Yen Continues to Trade Near Four-Week High as Vaccination Gathers Pace

July 18, 2021
Yen Continues to Trade Near Four-Week High as Vaccination Gathers Pace July 18, 2021 Lennox Hamilton

The Bank of Japan left the near-term benchmark interest rate unaltered at -0.1% and maintained the target for the 10-year Japanese government bond yield at about 0% during the July meeting, as broadly anticipated, supported by a 8-1 vote. In the quarterly forecast report, the central bank trimmed its outlook for the GDP for the current fiscal year to 3.80% from previous forecasts of 4% stated in April, against the backdrop of Covid-19 impact.

The board, nevertheless, retained its growth forecasts by stating that the economy is on course for a slight rebound, upwardly amending its growth outlook for forthcoming financial year to 2.7% from 2.4%, as vaccinations are being carried out at a brisk pace. In the meantime, the board upwardly revised consumer inflation outlook for the FY21 to 0.6% from previous forecasts of 0.1%, aided by higher energy costs.

The Japanese yen remained steady at 110.10 against the greenback after hitting four week highs in the earlier week. Sentiment stood subdued after Prime Minister Yoshihide Suga’s government announced the fourth emergency for Tokyo to contain the spread of Covid-19 infections. Domestic 10-year bond yields were trading near 6-month lows of 0.023% while the US 10-year rates offered a yield of 1.343%. Core machinery orders, devoid of ships and electric power enterprises, increased 7.8% m-o-m in May, reflecting the third successive increase and the sharpest since October 2020.

Industrial production fell by 6.50% m-o-m in May 2021, a few notches higher than the 5.90% decrease forecast in the preliminary reading and following a 2.90% increase in April 2021. The reported figure was the first drop in industrial output since February, against the backdrop of revived prohibitions in certain parts of the country following a jump in domestic Covid-19 infections.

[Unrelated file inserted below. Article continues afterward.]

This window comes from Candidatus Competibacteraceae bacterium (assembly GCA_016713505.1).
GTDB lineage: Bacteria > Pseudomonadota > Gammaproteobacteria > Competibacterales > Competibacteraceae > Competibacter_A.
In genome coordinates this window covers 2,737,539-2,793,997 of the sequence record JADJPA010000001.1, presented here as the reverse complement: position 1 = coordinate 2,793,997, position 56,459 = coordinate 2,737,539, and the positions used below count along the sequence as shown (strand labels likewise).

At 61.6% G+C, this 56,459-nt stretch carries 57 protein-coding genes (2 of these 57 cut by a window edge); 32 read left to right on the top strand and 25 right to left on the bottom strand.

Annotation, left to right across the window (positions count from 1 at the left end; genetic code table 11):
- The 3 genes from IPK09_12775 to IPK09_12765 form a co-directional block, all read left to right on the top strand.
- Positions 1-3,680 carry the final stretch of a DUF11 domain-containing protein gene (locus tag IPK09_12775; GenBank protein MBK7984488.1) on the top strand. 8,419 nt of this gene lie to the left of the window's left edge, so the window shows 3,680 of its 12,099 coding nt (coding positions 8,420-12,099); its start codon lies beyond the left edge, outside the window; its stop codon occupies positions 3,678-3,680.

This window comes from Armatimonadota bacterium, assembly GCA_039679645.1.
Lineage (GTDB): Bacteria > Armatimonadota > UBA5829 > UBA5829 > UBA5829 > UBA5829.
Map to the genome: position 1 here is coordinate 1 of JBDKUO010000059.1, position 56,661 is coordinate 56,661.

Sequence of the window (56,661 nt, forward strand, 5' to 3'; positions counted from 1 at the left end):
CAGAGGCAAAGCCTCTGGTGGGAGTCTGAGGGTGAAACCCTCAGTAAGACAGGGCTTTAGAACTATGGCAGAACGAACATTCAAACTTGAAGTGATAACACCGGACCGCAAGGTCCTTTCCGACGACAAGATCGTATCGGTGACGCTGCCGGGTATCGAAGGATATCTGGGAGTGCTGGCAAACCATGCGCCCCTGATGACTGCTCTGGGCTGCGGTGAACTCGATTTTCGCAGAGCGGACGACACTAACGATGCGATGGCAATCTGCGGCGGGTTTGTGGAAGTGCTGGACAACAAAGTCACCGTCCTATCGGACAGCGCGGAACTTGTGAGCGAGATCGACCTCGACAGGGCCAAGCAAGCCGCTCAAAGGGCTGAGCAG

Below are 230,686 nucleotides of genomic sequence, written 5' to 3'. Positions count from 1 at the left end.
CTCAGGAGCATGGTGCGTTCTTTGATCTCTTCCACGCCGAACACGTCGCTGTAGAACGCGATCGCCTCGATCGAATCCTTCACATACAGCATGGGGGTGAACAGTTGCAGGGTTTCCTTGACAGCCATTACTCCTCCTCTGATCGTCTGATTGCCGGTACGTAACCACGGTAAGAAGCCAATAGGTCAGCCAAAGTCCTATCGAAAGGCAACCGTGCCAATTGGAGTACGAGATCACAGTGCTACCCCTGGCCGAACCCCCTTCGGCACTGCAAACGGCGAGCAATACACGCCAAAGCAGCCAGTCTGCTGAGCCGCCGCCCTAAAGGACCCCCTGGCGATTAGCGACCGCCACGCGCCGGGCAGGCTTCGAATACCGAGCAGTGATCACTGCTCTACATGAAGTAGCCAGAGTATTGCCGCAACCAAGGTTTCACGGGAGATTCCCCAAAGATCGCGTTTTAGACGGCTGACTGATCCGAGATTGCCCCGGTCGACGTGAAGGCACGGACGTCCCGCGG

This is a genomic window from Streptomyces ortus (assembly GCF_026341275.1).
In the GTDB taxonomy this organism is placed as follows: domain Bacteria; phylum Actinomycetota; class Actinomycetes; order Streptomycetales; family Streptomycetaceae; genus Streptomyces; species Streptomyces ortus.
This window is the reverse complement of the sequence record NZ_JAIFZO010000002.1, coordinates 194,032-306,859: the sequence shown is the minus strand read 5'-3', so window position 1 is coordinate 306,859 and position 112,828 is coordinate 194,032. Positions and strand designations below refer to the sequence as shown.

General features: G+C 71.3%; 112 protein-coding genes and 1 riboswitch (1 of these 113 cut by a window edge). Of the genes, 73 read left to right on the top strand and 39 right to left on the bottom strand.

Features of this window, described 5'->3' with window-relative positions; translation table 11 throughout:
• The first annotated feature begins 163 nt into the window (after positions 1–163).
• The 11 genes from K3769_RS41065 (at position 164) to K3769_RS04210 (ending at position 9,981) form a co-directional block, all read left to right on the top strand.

Industries that primarily paved way for the drop were motor vehicles which reported a drop of 19.40% in May. Also, production machinery reported a 6% decline. Even electrical machinery and information and communications electronics equipment posted a 4.6% drop. On y-o-y basis, industrial output jumped 21.10% in May, reflecting the third successive month of growth in a row, following a 15.80% in April.
The Tankan sentiment index for manufacturers, published by Reuters, increased to 25 in July, from 22 in June, reflecting the highest level since November 2018 as export dependent companies gain from a rebound of worldwide demand. Optimism improved mainly among chemical, metal products maker and car manufacturers.

On the contrary, textiles and paper industry were pessimistic. In the meantime, the service index declined to -3 in July, from almost a flat reading in the earlier month, following the enforcement of another round of emergency in Tokyo due to a surge in Covid-19 infections.

Japan’s producer prices increased 5% y-o-y in June 2021, following an upwardly amended 5.1% growth in the earlier month, and higher than economists’ estimate of 4.70%. The reported figure reflects the fourth consecutive month of producer price inflation (PPI), against the backdrop of sharp rise in commodity prices. While beverages & foods posted a 1.90% increase in June, compared with 2.20% in May, chemical recorded a growth of 9.70% in June, against 9% in May.

Petroleum & coal products grew by 42% in June, versus 53.50% in May. Also, iron and steel increased by 9.3% in June, following a rise of 7% in May. Similarly, metal products inched higher by 0.2% in June, following an increase of 0.3% in May. Non-ferrous metals, production machinery and other manufacturing industry products recorded an increase of 37.60%, 0.8% and 0.3%, respectively. In the meantime, prices of electronic components remained unaltered for the second consecutive month.

On the contrary, cost declined 0.1% for transportation equipment. Electrical machinery & equipment fell by 0.6%. General machinery and information posted a drop of 0.1% and 2%, respectively. Producer prices rose by 0.6% m-o-m in June, after increasing by 0.8% in May.

Core machinery orders, devoid of ships and electric power firms, posted a rise of 7.8% m-o-m in May, surpassing market forecasts for a 2.6% rise, following a 0.6% increase in the previous month. The reported figure was the third consecutive month of increase in machinery orders, against the backdrop of an additional 2.8% growth in manufacturing orders in May, aided by electrical machinery.

Non-manufacturing orders increased 10% in May, following a drop of 11% in April, driven by other non-manufacturers and telecommunications. On y-o-y basis, core machinery orders surged 12.20% in May, eclipsing analysts’ estimates for a 6.3% increase, and following a 6.5% growth in April.

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